Hey all!
Quick tip/script for today: How to run same script for a list of databases quickly?

In my case I have same password/user in all databases, but in case you haven’t you can make a similar awk command to retrieve users and passwords from a file.

The list:

$: cat /tmp/dbs.cfg
db01
db02
db03
testdb

The script:

for DBSID in ${*-$(awk -F: '!/^#/ {print $1}' /tmp/dbs.cfg}
do
    print "
        connect user/password@${DBSID}
        @script_to_run.sql
        exit " |
    sqlplus /nolog >> /tmp/output_test.log
done

Hope it helps!
Cheers!

Verifying topology of Exadata

Hey all!
Some time ago I needed to check topology of a client’s Exadata due a network issue and made a very useful note. Sharing with you now. 😀

This and other cool commands can be found here: Network Diagnostics information for Oracle Database Machine Environments (Doc ID 1053498.1)

# /opt/oracle.SupportTools/ibdiagtools/verify-topology -t quarterrack

Newer versions don’t require -t option.
In case of halfrack, -t halfrack should be used in my case.

Ok, but how to know it? You can have it from here:

[root@greporaexa onecommand]# grep -i MACHINETYPES databasemachine.xml
[MACHINETYPES]X4-2 Eighth Rack HC 4TB[/MACHINETYPES]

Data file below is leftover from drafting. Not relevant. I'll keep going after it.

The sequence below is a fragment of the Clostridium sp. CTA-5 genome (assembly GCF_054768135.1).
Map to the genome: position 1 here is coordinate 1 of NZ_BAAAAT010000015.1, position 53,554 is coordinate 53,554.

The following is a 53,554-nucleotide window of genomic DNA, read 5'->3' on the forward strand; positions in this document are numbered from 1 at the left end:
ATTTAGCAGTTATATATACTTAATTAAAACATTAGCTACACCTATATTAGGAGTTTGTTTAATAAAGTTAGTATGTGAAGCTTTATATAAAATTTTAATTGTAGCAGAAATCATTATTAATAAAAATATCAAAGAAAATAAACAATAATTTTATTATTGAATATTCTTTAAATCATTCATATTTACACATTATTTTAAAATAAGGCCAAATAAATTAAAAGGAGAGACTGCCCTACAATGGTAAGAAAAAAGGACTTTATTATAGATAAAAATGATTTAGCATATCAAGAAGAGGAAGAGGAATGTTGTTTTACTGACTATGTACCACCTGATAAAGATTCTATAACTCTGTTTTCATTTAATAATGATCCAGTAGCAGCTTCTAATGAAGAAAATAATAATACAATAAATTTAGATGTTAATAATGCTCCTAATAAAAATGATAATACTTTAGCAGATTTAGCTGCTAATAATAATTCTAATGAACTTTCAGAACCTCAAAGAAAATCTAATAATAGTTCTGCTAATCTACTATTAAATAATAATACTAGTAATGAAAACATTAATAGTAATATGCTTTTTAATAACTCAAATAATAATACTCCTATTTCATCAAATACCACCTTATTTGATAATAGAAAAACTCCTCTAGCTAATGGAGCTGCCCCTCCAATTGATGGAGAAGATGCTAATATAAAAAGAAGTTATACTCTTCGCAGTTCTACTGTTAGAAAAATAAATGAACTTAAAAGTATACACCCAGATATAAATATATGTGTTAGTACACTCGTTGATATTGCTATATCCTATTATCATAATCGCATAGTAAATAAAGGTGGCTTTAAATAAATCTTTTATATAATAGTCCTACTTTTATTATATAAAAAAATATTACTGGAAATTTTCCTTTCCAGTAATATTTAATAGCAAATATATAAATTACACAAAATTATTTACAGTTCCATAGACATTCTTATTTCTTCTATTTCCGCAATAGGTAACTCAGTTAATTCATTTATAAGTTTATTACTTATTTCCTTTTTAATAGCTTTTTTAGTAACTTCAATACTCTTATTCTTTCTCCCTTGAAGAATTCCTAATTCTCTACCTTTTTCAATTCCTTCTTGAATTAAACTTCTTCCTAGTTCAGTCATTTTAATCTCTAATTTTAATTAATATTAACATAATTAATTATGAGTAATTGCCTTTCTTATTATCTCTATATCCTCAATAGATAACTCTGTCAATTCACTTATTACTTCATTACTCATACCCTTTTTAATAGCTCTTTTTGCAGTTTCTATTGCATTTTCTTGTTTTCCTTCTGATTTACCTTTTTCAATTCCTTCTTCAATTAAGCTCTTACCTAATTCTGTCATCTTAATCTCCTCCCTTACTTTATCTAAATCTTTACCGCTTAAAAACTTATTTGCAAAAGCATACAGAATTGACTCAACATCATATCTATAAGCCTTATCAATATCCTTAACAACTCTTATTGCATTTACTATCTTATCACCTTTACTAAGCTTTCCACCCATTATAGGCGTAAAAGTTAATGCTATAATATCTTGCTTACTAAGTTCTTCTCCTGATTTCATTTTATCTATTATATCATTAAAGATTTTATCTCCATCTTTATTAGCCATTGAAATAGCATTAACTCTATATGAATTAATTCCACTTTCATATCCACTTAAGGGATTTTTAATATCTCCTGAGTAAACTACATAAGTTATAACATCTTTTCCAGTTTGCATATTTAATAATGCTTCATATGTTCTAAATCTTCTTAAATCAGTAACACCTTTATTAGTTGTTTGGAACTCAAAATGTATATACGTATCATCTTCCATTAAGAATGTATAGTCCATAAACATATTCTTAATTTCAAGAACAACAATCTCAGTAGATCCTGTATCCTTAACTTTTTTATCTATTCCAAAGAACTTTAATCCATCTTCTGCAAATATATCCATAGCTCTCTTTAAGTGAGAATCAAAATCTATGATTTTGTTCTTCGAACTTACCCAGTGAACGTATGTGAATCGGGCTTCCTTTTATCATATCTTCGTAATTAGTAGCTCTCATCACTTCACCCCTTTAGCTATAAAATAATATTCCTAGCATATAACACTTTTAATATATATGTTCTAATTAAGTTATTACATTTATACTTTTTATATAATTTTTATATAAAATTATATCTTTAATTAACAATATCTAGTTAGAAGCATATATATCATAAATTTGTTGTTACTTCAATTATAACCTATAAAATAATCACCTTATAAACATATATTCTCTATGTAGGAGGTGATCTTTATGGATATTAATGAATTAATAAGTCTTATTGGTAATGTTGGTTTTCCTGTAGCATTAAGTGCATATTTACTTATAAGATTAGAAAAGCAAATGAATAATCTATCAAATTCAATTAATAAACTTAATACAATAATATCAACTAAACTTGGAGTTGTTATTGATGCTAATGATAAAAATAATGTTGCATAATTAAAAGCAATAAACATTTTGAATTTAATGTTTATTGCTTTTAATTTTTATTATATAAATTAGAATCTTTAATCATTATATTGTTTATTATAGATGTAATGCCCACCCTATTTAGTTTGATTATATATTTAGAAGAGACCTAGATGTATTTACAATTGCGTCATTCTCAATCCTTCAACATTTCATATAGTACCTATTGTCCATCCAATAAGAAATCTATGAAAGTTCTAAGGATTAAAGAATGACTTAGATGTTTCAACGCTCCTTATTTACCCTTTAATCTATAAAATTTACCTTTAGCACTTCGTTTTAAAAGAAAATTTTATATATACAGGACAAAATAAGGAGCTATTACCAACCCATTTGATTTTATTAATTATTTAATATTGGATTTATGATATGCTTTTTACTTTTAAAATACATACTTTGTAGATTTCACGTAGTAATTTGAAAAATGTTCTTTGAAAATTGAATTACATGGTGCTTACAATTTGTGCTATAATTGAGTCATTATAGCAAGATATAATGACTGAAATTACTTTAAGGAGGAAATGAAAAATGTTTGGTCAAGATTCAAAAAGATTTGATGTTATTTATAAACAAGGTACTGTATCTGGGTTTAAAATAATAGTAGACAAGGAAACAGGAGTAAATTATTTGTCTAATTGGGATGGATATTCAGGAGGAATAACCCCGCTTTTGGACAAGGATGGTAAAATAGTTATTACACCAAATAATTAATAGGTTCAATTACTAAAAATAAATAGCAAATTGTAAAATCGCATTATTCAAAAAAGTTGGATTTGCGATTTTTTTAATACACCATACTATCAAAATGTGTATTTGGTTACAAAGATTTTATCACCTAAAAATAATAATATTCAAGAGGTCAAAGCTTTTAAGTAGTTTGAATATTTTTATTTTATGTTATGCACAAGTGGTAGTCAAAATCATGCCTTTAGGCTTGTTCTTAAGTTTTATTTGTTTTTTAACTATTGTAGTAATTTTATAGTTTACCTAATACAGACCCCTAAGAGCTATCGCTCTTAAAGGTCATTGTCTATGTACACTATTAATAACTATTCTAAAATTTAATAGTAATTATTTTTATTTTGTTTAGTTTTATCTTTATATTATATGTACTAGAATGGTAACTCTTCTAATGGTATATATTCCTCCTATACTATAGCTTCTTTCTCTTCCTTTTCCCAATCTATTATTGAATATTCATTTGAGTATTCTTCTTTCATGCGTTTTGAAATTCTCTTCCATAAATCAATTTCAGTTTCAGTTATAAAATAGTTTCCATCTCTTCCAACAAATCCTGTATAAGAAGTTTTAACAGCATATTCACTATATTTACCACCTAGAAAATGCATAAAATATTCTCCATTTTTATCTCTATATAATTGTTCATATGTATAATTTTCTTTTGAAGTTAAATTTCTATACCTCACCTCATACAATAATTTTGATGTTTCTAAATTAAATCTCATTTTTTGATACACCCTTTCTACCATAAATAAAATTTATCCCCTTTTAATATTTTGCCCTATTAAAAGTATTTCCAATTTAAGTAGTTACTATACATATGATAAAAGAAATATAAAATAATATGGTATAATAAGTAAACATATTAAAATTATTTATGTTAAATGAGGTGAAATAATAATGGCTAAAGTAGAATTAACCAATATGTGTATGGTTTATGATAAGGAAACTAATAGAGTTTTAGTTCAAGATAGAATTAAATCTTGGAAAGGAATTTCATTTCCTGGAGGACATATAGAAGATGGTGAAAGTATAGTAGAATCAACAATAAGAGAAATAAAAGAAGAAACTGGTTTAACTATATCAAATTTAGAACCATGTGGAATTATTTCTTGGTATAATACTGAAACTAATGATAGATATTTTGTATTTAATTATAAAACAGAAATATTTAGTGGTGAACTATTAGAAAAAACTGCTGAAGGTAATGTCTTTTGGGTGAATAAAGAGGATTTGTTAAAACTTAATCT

Hope it helps! 🙂

Scheduler Job for OS Audit Trail Cleanup Routine

Hello all!
As you all know, most of OS files generated by oracle, like traces and logs can be cleared/managed using ADRCI. However, more than once, I saw filesystem get full of Audit Trail files.
In general, I see DBAs and companies implementing shell scripts to house keep those files. Usually some variation of the find with rm I posted some weeks ago. However, we have a very good “official” solition for this, using the DBMS_AUDIT_MGMT.

Basically we can create Scheduler Jobs in our databases to keep track on this. The advantages are seveal. The job clear in both nodes, this keep all Oracle information correctly updated, you may receive OEM notification for failure if monitoring jobs, etc.
You can see more detaiils here in MOS Note 731908.1 New Feature DBMS_AUDIT_MGMT to Manage and Purge Audit Information.

How I did?

1. Initial Cleanup to clear files older than a week.
2. Set last archive to a week ago.
3. Created Purge Job, purging older than a week

As per:

Continue reading